A one-way, explosive-laden drone made in Iran attacked an Israeli-operated merchant tanker last week off the coast of Oman, U.S. Central Command said on Friday.
The delta-wing drone, similar in design to long-range unidentified, unmanned “kamikaze” drones developed for the Iranian Revolutionary Guard Corps, flew into the pilothouse of the Merchant tanker Mercer Street on July 30, killing two crewmembers, according to a report from CENTCOM.
“This [unmanned aerial vehicle] was loaded with a military-grade explosive, and caused the death of two crewmembers; the master of the ship, a Romanian citizen, and a United Kingdom national who was part of the security detail,” reads a summary of the report.
“The explosive detonation following the UAV impact created an approximately 6-foot diameter hole in the top side of the pilothouse and badly damaged the interior. Explosive chemical tests were indicative of a Nitrate-based explosive and identified as RDX, indicating the UAV had been rigged to cause injury and destruction.”
The tanker was attacked in the Indian Ocean about 152 nautical miles northeast of Duqm, Oman, and about 21 nautical miles off the coast of Oman, according to U.K. Maritime Trade Operations.https://www.documentcloud.org/documents/21037783-mercer-street-attack-as-of-06aug21-final1?responsive=1&title=1
A Navy Explosive Ordnance Disposal team that embarked Mercer Street from USS Ronald Reagan (CVN-76) after the fatal attack recovered pieces of a drone from two earlier failed attempts to attack the merchant tanker. They matched a drone that the IRGC debuted publicly earlier this year as part of their Great Prophet exercise series and were thought to be used in Sept. 14, 2019, attacks on the Saudi Arabian Aramco oil fields. Yemen-based Houthi rebels claimed responsibility for the attacks on Abqaiq and Khurais. However, U.S. and Saudi intelligence officials believed the attacks originated in Iran, The Wall Street Journal reported.
“Explosives experts were able to recover several pieces of [a] third UAV, including a vertical stabilizer (part of the wing) and internal components which were nearly identical to previously collected examples from Iranian one-way attack UAVs,” reads the statement from CENTCOM.
“The distance from the Iranian coast to the locations of the attacks was within the range of documented Iranian one-way attack UAVs. Following an on-scene analysis, some of the material was transferred to U.S. Fifth Fleet headquarters in Manama, Bahrain and subsequently to a U.S. national laboratory for further testing and verification.”
The U.S. shared results with Israeli and U.K. explosive experts who agreed with the American assessment.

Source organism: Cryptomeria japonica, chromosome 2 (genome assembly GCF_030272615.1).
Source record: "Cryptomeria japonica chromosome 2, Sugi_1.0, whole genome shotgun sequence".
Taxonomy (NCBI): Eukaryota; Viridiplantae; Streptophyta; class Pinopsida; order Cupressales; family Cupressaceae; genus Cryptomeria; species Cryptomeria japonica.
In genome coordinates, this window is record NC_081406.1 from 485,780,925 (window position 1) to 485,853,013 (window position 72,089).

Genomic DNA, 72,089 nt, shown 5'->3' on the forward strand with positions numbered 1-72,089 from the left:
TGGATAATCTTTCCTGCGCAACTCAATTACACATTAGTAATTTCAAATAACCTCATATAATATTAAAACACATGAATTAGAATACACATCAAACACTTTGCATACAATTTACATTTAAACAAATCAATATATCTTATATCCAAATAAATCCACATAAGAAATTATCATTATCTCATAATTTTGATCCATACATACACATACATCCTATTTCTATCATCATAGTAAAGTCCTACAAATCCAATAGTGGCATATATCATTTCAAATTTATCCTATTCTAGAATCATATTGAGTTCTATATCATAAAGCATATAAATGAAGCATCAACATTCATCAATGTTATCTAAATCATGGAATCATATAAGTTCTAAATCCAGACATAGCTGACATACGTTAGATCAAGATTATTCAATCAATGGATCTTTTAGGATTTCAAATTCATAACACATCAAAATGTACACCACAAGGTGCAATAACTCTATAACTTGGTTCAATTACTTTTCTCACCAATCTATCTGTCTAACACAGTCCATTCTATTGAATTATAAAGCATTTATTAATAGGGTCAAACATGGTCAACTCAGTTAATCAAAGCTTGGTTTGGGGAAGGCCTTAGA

The Iranian delegation to the U.N. denied any responsibility for the attacks and blamed Isreal for, “adventurism and destabilizing activities.”
The assessment from the explosive experts led to a condemnation from Canada, France, Germany, Italy, Japan, U.K., U.S. and the E.U., in a statement issued Friday by the U.K. foreign ministry.
“We condemn the unlawful attack committed on a merchant vessel off the coast of Oman… which killed a British and a Romanian national. This was a deliberate and targeted attack, and a clear violation of international law. All available evidence clearly points to Iran. There is no justification for this attack,” reads the statement.
“Iran’s behavior, alongside its support to proxy forces and non-state armed actors, threatens international peace and security. We call on Iran to stop all activities inconsistent with relevant U.N. Security Council resolutions and call on all parties to play a constructive role in fostering regional stability and peace.”
The attack of the Israeli-operated ship is widely seen as a continuation of the conflict between Israel and Iran over shipments of oil to Syria.
On July 3, a merchant ship that had recently been owned by Zodiac was allegedly attacked by an Iranian drone en route from Jeddah, Saudi Arabia to Jebel Ali, UAE, reported The New York Times.
Iranian drones’ technical sophistication is changing the dynamics of its proxy conflicts, Behnam Ben Taleblu, an Iran expert at the Foundation for the Defense of Democracies, told USNI News on Friday.
“Iran’s drones have undergone a revolution over the past decade, with more models being produced and proliferated than ever before, and increasing lethality,” he said.
“Iran’s willingness to climb the escalation ladder against Israeli and U.S. assets in the region means that it is both more confident in the capabilities of its military systems like drones, and its ability to withstand pressure or even a kinetic response.”